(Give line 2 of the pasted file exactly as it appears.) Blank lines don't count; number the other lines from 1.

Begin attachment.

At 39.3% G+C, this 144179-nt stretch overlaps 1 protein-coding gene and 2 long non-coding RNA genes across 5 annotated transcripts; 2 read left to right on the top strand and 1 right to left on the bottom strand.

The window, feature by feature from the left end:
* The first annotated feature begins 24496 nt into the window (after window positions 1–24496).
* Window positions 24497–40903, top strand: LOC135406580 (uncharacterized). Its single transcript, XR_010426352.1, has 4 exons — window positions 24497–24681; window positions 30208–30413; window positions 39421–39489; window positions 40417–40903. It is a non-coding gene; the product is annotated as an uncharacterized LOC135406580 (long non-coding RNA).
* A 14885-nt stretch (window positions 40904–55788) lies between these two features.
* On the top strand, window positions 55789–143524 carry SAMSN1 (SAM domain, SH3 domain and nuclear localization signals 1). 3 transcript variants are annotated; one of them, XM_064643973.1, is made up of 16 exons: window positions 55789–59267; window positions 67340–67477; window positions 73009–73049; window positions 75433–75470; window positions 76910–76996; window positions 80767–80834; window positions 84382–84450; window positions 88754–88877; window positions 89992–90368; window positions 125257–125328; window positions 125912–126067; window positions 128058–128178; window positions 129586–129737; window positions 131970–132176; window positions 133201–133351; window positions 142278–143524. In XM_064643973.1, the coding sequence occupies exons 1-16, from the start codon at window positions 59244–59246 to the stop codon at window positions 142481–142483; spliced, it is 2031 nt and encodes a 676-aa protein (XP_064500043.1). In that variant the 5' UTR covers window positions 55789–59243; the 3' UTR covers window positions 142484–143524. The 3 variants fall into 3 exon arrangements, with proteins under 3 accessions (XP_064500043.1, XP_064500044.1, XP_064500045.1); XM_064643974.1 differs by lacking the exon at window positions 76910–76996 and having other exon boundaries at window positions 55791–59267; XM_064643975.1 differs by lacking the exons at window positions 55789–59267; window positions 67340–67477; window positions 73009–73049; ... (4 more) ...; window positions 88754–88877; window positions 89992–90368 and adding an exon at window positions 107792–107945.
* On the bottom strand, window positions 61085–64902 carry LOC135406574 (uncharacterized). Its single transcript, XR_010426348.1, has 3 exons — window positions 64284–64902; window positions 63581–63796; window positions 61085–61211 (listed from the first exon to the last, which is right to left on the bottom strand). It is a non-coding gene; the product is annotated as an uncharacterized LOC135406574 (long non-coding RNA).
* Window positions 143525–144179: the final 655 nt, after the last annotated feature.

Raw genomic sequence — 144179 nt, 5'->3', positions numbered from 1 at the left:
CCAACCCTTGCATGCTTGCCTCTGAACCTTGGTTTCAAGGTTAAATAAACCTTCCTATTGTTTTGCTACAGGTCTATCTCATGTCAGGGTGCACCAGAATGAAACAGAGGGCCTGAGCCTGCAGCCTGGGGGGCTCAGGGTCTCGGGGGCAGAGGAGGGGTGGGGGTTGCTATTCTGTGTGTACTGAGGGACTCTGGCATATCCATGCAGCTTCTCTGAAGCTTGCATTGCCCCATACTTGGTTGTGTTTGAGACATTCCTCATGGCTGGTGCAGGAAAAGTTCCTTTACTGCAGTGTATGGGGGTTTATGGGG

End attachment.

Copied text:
The window, feature by feature from the left end: